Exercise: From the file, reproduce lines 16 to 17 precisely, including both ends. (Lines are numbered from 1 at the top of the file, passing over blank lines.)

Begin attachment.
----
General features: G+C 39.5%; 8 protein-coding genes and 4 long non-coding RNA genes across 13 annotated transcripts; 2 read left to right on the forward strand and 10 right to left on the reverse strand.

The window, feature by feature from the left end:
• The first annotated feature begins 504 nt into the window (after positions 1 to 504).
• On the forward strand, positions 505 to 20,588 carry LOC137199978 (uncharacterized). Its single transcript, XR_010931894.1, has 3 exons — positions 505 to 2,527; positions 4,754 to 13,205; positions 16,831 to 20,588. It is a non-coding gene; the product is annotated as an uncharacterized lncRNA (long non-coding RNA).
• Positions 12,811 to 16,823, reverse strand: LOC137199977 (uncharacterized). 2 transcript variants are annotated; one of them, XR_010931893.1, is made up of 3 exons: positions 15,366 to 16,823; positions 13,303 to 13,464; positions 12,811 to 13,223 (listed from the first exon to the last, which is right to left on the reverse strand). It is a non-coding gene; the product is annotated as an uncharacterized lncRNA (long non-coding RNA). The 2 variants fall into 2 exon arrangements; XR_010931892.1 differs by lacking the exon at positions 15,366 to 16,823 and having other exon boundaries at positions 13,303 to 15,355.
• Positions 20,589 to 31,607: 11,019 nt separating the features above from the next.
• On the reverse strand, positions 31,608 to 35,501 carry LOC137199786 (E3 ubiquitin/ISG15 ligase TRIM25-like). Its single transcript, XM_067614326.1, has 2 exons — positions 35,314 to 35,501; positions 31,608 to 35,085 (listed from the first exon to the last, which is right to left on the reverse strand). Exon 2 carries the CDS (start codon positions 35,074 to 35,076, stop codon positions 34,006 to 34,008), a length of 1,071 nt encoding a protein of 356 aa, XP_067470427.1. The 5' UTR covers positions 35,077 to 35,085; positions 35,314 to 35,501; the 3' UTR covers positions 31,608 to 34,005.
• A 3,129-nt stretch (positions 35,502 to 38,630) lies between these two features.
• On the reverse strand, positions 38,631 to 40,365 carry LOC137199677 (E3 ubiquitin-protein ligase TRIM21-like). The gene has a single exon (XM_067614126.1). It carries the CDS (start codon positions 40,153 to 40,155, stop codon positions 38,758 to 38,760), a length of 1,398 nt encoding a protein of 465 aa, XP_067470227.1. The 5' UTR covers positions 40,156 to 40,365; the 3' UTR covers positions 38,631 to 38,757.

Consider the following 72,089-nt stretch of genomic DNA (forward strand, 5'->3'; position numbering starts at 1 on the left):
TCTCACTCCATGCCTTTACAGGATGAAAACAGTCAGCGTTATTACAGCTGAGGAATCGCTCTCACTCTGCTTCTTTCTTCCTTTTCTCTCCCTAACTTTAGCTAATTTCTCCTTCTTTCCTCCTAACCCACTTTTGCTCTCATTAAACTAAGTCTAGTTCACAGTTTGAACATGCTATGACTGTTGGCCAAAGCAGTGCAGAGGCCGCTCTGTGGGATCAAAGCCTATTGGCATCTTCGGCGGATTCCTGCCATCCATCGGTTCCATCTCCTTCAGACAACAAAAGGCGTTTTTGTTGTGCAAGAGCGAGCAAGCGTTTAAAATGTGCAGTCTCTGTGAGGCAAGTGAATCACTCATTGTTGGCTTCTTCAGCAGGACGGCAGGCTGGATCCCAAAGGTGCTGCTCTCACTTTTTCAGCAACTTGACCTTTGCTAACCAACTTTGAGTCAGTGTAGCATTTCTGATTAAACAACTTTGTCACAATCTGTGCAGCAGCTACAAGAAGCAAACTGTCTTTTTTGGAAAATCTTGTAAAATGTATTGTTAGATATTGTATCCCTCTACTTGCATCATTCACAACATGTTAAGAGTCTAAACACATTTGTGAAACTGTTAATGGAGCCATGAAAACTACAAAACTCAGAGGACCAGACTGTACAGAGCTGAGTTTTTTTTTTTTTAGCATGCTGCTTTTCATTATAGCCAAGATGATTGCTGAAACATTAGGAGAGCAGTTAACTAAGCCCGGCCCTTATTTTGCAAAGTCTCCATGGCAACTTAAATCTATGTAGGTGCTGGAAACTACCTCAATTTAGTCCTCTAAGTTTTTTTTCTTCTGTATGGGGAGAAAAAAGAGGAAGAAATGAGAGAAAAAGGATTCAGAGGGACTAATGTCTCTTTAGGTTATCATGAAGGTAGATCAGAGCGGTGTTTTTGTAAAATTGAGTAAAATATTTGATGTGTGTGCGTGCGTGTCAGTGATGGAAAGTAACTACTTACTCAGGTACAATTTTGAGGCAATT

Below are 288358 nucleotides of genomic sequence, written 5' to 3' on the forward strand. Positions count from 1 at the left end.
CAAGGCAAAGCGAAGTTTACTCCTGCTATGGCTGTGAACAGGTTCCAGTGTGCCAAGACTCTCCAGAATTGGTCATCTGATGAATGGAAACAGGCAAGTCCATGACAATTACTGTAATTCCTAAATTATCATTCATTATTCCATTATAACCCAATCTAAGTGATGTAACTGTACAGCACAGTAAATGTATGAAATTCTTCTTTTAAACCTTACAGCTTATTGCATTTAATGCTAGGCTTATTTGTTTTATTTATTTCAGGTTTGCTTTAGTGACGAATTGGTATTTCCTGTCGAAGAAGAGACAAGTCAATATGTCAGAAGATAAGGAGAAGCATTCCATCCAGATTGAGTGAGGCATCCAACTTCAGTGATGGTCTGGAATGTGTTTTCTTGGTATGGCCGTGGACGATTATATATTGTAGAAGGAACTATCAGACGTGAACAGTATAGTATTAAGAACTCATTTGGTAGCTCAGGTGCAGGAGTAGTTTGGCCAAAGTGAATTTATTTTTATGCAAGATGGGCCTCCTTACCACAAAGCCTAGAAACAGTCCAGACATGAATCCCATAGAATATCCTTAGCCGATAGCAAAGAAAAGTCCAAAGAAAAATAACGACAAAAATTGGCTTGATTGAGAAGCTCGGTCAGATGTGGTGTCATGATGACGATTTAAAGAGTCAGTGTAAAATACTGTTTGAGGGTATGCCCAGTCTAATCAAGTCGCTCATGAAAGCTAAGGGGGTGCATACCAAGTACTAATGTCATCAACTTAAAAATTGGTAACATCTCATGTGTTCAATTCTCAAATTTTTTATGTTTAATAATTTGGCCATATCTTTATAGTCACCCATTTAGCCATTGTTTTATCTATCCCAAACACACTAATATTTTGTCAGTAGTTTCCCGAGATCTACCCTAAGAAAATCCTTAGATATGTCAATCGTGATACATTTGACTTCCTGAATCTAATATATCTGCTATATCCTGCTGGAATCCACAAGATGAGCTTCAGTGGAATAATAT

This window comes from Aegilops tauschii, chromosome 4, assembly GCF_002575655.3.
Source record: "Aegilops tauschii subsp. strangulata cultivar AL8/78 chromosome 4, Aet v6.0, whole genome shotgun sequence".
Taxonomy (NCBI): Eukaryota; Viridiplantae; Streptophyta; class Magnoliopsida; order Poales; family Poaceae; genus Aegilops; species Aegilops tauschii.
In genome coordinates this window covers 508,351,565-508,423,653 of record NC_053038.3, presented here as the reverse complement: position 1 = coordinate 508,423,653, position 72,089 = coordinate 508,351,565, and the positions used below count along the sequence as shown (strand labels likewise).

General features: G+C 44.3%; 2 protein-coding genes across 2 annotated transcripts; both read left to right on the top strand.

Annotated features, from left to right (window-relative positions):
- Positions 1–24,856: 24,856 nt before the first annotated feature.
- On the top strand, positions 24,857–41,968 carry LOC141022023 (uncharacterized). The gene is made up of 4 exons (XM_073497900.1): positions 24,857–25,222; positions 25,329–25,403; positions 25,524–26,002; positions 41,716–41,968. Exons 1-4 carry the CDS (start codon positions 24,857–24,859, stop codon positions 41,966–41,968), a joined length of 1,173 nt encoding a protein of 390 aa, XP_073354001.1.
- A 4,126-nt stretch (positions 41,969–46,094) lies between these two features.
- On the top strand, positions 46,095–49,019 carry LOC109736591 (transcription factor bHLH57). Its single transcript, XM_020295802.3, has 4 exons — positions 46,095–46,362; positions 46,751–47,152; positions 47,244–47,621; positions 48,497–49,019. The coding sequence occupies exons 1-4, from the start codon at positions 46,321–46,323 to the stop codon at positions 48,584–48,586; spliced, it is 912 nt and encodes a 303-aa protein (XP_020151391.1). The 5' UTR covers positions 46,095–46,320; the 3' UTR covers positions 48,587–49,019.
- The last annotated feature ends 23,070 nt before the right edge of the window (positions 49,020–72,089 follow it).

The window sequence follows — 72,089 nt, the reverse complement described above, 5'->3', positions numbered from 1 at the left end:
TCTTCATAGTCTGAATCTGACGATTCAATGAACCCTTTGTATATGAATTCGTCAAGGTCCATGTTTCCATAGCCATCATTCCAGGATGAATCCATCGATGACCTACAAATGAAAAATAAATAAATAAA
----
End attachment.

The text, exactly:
Taxonomy (NCBI): Eukaryota; Viridiplantae; Streptophyta; class Magnoliopsida; order Poales; family Poaceae; genus Aegilops; species Aegilops tauschii.
In genome coordinates this window covers 508,351,565-508,423,653 of record NC_053038.3, presented here as the reverse complement: position 1 = coordinate 508,423,653, position 72,089 = coordinate 508,351,565, and the positions used below count along the sequence as shown (strand labels likewise).